To be able to move into position without
straining your hand to hold a note for
their full precise values cuz your
pedal will help you do that for you.
All right, let's put
the melody together with the chords.
First, let's do our hands alone.
And then we'll play it again and
incorporate the pedaling.
All right, right hand.
You're playing the C and the G.
Left hand melody has just
finished on a second finger.
On an E, okay?
And then we're gonna switch remember
to the third finger on that E,
when it goes into the next
portion of the melody.
Let's just play the end of
that previous melody here and.
Switch to a three on the same note.
Change your chord.
The left hand is tied.
Set, change your chord in the right hand.
Change to a four here.
Thumb under left hand.
Now move your chord here.
And then new chord here.
Okay, let's just do that much one
more time, just to get comfortable.
You're just finished on second
finger on E.
Switch to a three, on the left hand.
Good, now let's add the pedaling to that.
Put your pedal down first.
So we're going to
practice the change over.
As soon as I start,
I'll down an up down with my pedal.
And up, down.
Thumb under here, up down.
Take your time.
Getting these good habits in now it's
gonna really help you as we work on more
as we even go back in previous songs and
add the pedaling into those as well.
Okay, let's see what the rest
of the song sounds like.
We're basically at
the end of the piece now.
We don't have to really take our hands
apart because it's pretty easy from
this point on.
Remember we have that little
variation of the melody.
Right, instead of this.
We add an extra 16th note.
Okay, so let's start from there.
The last four or five measures of
the piece, let's give that a try,
right from the melody.
The last iteration of
the melody on the left hand.
Now let's add the pedalling to that.
I'm gonna put my pedal down first.
We'll start with your melody in the left
hand, the last version of the melody, and.
You noticed you don't need to change
the pedal in that last measure.
You can sense it's the harmony,
we'll get into harmony stuff later.
Since basically it's the same notes.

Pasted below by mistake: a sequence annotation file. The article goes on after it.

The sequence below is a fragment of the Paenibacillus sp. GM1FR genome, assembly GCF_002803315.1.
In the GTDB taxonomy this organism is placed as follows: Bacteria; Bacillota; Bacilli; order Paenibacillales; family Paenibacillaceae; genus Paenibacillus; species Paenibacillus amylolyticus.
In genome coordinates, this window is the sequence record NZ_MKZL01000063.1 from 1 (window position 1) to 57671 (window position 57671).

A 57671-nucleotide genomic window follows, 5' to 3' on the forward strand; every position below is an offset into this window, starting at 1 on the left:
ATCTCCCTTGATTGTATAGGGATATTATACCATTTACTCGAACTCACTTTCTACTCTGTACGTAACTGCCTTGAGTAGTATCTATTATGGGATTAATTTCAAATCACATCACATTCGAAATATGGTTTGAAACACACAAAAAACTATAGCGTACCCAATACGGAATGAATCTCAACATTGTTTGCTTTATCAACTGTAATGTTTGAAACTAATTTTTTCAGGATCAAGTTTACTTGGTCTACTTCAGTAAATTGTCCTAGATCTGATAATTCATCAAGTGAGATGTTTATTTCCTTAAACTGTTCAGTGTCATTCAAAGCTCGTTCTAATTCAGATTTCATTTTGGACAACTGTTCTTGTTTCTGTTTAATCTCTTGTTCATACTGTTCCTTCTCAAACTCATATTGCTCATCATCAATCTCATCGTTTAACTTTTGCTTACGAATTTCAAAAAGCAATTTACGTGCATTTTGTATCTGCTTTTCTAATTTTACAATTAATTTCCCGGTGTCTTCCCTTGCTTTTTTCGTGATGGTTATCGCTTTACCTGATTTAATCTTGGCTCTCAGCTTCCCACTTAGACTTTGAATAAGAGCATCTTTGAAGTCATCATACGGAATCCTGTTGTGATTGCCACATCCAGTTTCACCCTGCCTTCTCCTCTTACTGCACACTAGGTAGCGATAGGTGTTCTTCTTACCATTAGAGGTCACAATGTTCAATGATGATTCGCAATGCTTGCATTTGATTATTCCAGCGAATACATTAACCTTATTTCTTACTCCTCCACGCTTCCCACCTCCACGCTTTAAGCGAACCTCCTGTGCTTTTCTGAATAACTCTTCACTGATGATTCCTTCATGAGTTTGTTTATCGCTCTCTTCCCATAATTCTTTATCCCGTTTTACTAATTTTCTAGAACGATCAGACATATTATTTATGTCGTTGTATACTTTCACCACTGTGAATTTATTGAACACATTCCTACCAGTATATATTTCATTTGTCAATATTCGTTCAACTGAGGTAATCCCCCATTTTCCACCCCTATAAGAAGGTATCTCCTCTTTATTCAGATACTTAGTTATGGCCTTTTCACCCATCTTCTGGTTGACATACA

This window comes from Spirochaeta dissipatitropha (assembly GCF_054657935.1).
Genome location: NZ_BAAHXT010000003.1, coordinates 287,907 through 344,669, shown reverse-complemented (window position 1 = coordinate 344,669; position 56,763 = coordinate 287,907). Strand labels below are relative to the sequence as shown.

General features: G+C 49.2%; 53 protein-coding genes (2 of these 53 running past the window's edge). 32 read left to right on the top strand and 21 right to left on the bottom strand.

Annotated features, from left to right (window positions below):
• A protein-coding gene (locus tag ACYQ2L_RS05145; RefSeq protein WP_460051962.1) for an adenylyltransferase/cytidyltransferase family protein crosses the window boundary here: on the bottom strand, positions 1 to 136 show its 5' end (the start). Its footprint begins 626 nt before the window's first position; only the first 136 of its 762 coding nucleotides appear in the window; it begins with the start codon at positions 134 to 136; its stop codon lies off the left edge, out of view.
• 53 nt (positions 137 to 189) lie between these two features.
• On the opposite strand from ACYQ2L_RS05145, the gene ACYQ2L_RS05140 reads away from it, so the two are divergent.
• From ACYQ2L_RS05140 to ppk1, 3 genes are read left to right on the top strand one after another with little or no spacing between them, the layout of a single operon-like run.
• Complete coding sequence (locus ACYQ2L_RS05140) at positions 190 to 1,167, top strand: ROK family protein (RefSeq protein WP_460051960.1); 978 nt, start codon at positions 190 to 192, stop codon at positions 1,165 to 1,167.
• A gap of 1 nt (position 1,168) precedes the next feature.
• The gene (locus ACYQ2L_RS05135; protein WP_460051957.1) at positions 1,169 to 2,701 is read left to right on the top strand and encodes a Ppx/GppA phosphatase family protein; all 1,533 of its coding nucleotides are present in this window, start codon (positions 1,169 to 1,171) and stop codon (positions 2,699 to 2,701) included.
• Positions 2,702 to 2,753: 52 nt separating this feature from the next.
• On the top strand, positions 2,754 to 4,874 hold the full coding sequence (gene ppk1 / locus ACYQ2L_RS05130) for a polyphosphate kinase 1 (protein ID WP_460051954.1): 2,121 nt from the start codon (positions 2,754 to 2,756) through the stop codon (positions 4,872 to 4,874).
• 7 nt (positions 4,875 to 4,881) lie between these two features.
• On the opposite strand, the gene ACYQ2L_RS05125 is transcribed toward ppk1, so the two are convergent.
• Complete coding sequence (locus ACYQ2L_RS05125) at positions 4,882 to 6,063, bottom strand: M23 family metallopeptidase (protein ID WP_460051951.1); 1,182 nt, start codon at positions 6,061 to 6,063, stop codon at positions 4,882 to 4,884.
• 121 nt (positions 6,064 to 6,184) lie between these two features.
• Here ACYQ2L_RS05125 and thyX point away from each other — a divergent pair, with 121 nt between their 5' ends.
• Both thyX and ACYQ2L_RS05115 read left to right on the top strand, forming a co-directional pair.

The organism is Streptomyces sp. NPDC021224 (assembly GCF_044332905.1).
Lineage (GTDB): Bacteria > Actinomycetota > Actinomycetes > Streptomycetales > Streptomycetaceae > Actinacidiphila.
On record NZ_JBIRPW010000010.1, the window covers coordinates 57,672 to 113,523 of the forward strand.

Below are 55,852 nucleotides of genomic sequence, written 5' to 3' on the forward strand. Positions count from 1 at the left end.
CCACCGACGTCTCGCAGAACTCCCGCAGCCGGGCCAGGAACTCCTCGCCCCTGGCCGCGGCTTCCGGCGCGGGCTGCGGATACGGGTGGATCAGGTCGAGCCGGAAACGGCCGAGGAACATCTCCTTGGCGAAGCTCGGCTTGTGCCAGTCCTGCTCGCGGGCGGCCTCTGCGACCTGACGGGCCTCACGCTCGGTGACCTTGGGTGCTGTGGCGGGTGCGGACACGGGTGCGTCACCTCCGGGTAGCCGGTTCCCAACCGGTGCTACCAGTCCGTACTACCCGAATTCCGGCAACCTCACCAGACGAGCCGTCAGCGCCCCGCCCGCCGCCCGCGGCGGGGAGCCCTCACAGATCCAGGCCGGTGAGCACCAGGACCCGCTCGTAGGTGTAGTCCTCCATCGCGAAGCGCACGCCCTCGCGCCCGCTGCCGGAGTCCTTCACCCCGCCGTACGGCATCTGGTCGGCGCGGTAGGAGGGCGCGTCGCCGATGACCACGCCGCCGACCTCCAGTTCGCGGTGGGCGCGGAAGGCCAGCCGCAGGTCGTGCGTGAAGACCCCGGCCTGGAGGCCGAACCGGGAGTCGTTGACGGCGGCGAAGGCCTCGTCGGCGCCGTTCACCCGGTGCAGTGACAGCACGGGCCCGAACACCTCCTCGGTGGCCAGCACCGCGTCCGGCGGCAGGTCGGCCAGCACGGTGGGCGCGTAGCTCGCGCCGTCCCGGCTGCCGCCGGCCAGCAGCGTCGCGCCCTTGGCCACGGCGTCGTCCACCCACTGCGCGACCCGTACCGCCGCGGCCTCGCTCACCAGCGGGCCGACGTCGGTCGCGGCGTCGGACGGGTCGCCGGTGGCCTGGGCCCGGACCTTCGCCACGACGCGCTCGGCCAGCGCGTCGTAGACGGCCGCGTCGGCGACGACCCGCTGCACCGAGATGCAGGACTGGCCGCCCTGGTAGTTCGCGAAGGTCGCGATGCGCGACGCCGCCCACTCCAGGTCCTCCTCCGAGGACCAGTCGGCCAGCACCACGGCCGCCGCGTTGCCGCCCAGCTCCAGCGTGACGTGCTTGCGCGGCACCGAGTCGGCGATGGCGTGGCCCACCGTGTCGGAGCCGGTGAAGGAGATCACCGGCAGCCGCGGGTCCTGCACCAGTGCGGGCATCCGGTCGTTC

You can just let that pedal stay held and
the longer you hold the pedal the more
gradual the sound will fade away.
It's kinda nice, yeah?
So one last time, okay.
And I'm gonna show you an alternate pedal.
We talked about this.
If you're having difficulty
with the speed of changing,
especially when your left hand
melody is playing eighth notes.
You can alternate your pedal to go
up on the first eighth note and
then back down on the second eighth note.
Let's see what that sounds like.
Lets put your pedal down first,
and here we go.
Here's the alternate pedalling.
And you gonna keep your
pedal held until the end.
You probably noticed I can actually
take my hand off while my foot is
still holding the sound, and it'll still
ring whether my hand is there or not.
The pedal takes care of that.
I know it feels like you're
playing with three hands.
Right hand, left hand and
your third hand, that foot that's trying
to coordinate on top of everything else.
Don't get overwhelmed.
Take advantage of The Rose's
naturally slow speed.
This is a slow song.
There's no need to hurry through it.
Really take your time to get
the timing of your foot right.
But more importantly,
try to relax as you go through
each of the videos in this series.
Really take your time.
Isolate your muscles.
If you're feeling tensed anywhere,
you wanna try to identify what's causing
you to be tense and try to relax.
So, you really want to minimize the number
of muscles you use, particularly,
as we add the use of the pedal.
Take your time.
It's a lot of information to absorb.
Take it one step at a time, hands alone,
and even do a one hand with the pedal.
If you want to review, just practice
one hand all the way through with
the pedaling, so
you can get that in your system.
And again, as I mentioned,
once you get the timing right,
you want it to become second nature.
The pedaling is gonna be your best friend.
So even though it feels like you're adding
a third limb, to your piano playing,
it's well worth the time to
really make this comfortable and
an actual extension of your music making.
Plus, I just want you to take
the time to enjoy the sound.
You're really getting a chance to make the
piano sound as magical as anything you've
heard in the movies, or
in soundtracks, or on any recording.
This is the secret sauce that makes piano
music come alive, your use of the pedal.
I'm so happy that you now have a chance
to add this into your bag of tricks.